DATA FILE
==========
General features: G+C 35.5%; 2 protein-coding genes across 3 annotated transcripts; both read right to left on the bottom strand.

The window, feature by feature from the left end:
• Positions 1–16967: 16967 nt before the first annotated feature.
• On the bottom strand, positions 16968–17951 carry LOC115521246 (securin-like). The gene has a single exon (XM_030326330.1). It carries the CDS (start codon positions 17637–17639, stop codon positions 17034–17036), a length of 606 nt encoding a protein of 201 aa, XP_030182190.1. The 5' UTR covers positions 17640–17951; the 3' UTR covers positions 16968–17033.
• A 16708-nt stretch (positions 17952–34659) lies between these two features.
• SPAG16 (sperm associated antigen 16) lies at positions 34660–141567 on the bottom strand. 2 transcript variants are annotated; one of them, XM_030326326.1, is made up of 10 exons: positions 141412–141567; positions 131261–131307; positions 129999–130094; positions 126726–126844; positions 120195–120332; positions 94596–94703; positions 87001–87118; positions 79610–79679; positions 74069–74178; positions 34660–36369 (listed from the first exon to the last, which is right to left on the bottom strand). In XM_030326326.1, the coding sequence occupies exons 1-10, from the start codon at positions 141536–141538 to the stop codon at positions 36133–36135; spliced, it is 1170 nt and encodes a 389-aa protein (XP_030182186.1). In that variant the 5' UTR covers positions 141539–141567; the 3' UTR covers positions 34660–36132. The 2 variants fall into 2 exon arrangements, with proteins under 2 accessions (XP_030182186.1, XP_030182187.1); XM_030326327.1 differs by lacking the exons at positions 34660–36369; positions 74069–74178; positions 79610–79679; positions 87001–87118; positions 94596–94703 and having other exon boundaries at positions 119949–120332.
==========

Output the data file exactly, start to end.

General features: G+C 35.5%; 2 protein-coding genes across 3 annotated transcripts; both read right to left on the bottom strand.

The window, feature by feature from the left end:
• Positions 1–16967: 16967 nt before the first annotated feature.
• On the bottom strand, positions 16968–17951 carry LOC115521246 (securin-like). The gene has a single exon (XM_030326330.1). It carries the CDS (start codon positions 17637–17639, stop codon positions 17034–17036), a length of 606 nt encoding a protein of 201 aa, XP_030182190.1. The 5' UTR covers positions 17640–17951; the 3' UTR covers positions 16968–17033.
• A 16708-nt stretch (positions 17952–34659) lies between these two features.
• SPAG16 (sperm associated antigen 16) lies at positions 34660–141567 on the bottom strand. 2 transcript variants are annotated; one of them, XM_030326326.1, is made up of 10 exons: positions 141412–141567; positions 131261–131307; positions 129999–130094; positions 126726–126844; positions 120195–120332; positions 94596–94703; positions 87001–87118; positions 79610–79679; positions 74069–74178; positions 34660–36369 (listed from the first exon to the last, which is right to left on the bottom strand). In XM_030326326.1, the coding sequence occupies exons 1-10, from the start codon at positions 141536–141538 to the stop codon at positions 36133–36135; spliced, it is 1170 nt and encodes a 389-aa protein (XP_030182186.1). In that variant the 5' UTR covers positions 141539–141567; the 3' UTR covers positions 34660–36132. The 2 variants fall into 2 exon arrangements, with proteins under 2 accessions (XP_030182186.1, XP_030182187.1); XM_030326327.1 differs by lacking the exons at positions 34660–36369; positions 74069–74178; positions 79610–79679; positions 87001–87118; positions 94596–94703 and having other exon boundaries at positions 119949–120332.